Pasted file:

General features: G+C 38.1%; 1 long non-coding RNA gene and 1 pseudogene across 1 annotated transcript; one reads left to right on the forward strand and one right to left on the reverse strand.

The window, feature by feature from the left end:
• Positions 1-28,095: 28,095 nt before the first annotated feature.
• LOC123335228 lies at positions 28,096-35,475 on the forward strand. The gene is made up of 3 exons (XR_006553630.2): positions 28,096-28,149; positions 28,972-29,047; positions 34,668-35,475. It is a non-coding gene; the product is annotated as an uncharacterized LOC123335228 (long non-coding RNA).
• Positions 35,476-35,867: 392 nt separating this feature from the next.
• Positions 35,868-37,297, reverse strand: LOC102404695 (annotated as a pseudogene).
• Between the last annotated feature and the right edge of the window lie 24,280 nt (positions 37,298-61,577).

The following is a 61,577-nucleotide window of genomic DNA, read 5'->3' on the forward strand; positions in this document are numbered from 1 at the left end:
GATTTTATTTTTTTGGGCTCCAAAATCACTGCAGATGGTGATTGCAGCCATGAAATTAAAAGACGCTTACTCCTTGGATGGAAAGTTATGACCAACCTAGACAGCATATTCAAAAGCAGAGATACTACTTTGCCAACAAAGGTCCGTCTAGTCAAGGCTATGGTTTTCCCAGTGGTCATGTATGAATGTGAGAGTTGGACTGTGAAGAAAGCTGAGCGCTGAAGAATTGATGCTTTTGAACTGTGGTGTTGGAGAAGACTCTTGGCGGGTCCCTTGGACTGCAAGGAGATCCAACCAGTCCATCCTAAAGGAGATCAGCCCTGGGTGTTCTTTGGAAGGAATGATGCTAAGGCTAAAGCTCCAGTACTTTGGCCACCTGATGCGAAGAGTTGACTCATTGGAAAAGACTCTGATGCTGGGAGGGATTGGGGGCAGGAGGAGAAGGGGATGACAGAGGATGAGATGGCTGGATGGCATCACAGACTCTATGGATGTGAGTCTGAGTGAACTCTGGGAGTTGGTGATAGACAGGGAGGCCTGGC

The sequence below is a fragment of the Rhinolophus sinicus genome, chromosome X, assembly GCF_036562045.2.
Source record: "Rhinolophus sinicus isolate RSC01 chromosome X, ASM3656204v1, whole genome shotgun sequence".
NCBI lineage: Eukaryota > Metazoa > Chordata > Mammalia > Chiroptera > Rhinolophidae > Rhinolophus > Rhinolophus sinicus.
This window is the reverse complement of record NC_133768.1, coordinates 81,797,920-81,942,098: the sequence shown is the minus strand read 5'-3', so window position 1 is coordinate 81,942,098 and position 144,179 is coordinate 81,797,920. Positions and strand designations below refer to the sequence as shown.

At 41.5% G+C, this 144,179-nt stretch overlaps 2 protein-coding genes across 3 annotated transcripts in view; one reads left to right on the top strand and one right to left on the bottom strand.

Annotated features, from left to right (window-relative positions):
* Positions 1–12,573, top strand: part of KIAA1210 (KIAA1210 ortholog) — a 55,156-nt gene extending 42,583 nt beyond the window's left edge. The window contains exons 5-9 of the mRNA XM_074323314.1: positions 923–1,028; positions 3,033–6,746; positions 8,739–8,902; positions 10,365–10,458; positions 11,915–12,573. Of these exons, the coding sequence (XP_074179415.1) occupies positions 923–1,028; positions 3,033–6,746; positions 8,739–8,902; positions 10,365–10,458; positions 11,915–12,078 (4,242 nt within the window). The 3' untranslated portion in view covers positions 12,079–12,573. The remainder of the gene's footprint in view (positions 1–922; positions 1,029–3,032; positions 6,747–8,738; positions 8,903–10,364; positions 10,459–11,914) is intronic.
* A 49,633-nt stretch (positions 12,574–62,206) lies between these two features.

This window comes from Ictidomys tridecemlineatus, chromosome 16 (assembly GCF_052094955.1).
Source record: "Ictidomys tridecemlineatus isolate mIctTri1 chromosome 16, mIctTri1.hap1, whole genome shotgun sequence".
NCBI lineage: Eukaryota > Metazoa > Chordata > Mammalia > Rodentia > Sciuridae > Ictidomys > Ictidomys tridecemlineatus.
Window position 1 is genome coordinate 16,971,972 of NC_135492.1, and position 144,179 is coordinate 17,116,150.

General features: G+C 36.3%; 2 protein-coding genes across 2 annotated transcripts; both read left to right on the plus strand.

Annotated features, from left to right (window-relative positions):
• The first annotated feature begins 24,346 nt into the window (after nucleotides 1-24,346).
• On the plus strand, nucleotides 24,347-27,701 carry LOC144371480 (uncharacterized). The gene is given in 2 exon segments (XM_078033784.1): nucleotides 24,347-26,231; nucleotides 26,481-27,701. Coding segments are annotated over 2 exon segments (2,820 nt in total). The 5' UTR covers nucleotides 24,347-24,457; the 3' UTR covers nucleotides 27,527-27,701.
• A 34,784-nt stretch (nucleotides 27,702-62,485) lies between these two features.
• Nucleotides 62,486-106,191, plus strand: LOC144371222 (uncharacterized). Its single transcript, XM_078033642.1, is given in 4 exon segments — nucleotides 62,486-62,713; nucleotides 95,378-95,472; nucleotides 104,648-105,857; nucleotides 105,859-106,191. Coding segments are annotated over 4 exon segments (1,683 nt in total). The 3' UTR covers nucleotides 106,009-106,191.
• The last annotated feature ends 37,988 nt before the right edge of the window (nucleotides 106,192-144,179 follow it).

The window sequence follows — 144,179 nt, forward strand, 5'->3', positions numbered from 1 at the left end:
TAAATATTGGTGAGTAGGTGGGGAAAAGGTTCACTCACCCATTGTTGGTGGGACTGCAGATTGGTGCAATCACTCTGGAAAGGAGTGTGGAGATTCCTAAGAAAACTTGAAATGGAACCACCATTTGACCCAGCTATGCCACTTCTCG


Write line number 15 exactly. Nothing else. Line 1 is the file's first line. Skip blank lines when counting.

Annotated features, from left to right (window-relative positions):